From dream to reality: 5 plans

Five baby boomers, five cherished lifetime goals. And five smart game plans from Money Magazine for making them come true.

Bobbi McAlonen, 49
Camas, Washington
"I want to open a personal-training studio."
The dream: A typical week for this former aerobics teacher involves three five-mile runs, two weight-lifting sessions and a Pilates or yoga class. Now that her two children are in college, she wants to turn that passion into a personal-training studio for the over-40 crowd.

"My husband has been successful with several businesses," explains McAlonen. "Now it's my turn."

Her idea: Open a personal training studio that focuses on the over-40 crowd. McAlonen is about to earn certification as a personal trainer from the National Academy of Sports Medicine; she then plans to land a job as a trainer part-time at a local fitness club and also build up a stable of clients on her own. She hopes to open the studio, Body by Bobbi, in two years.

The reality: McAlonen's husband Jay, an entrepreneur who runs an investment company, plans to put $25,000 into the studio. But they both agree that this is no vanity business; it must become self-sustaining.

Luckily, the couple are in good financial shape: They have no debt, and they downsized to a condo after their children left home. They already have a comfortable retirement nest egg set aside.

The Plan: McAlonen is wise to build a customer base before committing to a retail space, says David Morganstern, a financial planner in Portland, Ore. His tips:
  • Get credentials. Personal-trainer certification is essential, as is staying up to date with continuing education courses.
  • Research the competition. She should join a fitness trade association and quiz successful studio owners in nearby cities like Seattle, where she isn't a competitive threat.
  • Invest more money. Total start-up costs for a personal-training studio run from $20,000 to $40,000, says John Spencer Ellis, CEO of the National Exercise & Sports Trainer Association. McAlonen should put together a simple business plan (sba.gov offers a primer) to project her revenue and costs.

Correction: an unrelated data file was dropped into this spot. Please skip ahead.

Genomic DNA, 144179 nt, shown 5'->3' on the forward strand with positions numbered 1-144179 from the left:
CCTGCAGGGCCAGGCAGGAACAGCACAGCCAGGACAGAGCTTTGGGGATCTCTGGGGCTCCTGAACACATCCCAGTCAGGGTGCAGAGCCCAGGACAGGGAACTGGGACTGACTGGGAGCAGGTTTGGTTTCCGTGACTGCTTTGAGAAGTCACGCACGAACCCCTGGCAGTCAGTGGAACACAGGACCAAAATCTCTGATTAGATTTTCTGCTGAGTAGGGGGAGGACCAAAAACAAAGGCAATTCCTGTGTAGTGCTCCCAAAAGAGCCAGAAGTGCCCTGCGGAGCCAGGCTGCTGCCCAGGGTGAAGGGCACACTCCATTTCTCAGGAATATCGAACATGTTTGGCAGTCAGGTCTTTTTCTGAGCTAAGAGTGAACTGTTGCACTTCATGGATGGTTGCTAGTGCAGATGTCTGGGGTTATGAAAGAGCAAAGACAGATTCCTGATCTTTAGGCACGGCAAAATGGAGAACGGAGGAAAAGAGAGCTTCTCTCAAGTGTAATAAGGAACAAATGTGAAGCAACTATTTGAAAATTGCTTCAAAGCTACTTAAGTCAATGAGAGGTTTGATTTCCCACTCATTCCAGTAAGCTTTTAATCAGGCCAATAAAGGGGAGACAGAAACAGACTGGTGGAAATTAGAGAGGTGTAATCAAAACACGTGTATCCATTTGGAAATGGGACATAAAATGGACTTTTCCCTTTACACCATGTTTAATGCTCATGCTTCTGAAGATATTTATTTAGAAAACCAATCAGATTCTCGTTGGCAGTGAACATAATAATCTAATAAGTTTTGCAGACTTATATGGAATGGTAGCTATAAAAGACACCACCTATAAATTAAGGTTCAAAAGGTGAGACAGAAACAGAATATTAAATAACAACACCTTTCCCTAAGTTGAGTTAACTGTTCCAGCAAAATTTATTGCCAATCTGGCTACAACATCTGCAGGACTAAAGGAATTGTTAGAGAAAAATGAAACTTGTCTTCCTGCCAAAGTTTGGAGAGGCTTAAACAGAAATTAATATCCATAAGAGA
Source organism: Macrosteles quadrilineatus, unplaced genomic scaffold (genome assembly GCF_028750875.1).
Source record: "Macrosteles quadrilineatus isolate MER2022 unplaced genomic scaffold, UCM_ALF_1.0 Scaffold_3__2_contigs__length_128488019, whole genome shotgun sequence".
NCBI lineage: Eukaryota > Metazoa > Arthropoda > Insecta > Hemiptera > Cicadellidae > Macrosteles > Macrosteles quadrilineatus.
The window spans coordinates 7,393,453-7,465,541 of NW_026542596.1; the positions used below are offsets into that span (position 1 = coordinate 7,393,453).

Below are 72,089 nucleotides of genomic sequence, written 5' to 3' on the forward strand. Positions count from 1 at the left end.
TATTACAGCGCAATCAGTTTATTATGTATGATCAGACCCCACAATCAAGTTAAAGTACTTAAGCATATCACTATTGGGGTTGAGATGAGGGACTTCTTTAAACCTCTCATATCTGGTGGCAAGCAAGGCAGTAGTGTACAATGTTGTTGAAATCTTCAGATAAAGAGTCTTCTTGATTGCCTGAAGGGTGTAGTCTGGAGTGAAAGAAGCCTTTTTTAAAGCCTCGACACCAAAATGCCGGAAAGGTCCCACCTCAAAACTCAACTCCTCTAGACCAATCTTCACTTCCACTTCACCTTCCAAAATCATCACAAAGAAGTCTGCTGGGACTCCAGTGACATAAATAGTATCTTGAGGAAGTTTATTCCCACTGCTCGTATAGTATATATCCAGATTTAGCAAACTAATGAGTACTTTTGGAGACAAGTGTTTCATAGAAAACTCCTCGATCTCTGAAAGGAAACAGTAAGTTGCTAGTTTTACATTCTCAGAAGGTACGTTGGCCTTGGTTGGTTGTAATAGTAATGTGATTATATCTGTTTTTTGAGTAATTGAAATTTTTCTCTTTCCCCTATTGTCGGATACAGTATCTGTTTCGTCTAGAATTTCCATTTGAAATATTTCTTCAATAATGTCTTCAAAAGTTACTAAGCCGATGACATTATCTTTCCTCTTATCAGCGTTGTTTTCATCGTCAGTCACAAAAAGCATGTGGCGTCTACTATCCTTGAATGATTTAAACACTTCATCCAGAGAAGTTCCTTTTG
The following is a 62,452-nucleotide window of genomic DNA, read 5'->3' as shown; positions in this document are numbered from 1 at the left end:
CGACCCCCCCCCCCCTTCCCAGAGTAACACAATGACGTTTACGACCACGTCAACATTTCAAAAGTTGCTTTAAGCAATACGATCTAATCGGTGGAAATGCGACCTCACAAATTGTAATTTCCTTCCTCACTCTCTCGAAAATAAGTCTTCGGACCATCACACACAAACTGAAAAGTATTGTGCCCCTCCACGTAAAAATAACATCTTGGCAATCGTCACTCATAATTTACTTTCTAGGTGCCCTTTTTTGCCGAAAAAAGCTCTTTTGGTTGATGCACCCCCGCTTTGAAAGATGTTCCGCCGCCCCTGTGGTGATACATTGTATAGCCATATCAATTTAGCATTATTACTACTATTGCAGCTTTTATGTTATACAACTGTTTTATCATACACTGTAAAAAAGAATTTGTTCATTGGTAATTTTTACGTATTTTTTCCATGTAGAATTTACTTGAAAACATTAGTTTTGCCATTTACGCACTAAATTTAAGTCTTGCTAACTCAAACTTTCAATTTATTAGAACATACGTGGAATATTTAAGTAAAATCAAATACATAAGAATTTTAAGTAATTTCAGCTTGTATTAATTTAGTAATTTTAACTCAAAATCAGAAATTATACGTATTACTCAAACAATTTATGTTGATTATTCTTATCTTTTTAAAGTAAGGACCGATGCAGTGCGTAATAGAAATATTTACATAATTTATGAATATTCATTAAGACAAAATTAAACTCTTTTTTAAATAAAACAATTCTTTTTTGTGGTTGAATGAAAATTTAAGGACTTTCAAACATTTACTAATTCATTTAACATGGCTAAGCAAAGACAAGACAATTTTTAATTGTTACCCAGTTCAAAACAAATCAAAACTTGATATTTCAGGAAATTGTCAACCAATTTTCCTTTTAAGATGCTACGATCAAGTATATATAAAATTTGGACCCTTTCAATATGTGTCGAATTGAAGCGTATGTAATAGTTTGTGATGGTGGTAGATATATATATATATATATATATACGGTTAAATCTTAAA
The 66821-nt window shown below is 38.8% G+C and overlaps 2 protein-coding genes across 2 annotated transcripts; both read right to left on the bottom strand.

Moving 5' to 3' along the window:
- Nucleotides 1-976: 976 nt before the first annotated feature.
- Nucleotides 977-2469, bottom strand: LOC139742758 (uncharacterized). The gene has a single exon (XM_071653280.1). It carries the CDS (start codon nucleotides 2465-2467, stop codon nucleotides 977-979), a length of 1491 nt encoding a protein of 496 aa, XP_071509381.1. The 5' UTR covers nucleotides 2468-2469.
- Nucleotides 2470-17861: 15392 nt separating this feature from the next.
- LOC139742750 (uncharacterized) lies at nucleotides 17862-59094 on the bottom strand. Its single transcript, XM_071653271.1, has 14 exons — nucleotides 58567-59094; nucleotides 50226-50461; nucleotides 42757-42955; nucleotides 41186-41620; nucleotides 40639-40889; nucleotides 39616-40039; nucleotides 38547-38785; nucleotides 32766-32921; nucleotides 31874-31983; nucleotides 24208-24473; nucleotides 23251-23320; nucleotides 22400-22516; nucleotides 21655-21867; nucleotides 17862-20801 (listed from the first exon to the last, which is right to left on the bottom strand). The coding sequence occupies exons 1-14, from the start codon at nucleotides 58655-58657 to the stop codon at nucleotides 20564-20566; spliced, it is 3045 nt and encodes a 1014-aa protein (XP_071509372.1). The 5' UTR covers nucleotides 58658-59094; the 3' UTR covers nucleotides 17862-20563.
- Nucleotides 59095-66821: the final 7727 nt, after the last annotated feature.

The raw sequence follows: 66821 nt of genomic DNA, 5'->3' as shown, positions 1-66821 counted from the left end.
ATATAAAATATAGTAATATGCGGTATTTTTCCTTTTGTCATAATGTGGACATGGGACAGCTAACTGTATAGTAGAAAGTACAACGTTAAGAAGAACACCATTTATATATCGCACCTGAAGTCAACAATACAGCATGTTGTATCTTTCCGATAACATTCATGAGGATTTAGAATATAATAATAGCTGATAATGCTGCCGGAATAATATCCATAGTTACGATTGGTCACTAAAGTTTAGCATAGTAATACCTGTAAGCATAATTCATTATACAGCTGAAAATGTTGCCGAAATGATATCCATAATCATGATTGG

• Economize where possible. McAlonen should rent equipment rather than buy it, sign up her trainers as contract workers rather than staffers and lease space in a low-cost location such as a light industrial park instead of a retail storefront.

Kris McKinney

Bobbi McAlonen

Susan Skogg

Scott Berkowitz

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Market indexes are shown in real time, except for the DJIA, which is delayed by two minutes. All times are ET. Disclaimer LIBOR Warning: Neither BBA Enterprises Limited, nor the BBA LIBOR Contributor Banks, nor Reuters, can be held liable for any irregularity or inaccuracy of BBA LIBOR. Disclaimer. Morningstar: © 2014 Morningstar, Inc. All Rights Reserved. Disclaimer The Dow Jones IndexesSM are proprietary to and distributed by Dow Jones & Company, Inc. and have been licensed for use. All content of the Dow Jones IndexesSM © 2014 is proprietary to Dow Jones & Company, Inc. Chicago Mercantile Association. The market data is the property of Chicago Mercantile Exchange Inc. and its licensors. All rights reserved. FactSet Research Systems Inc. 2014. All rights reserved. Most stock quote data provided by BATS.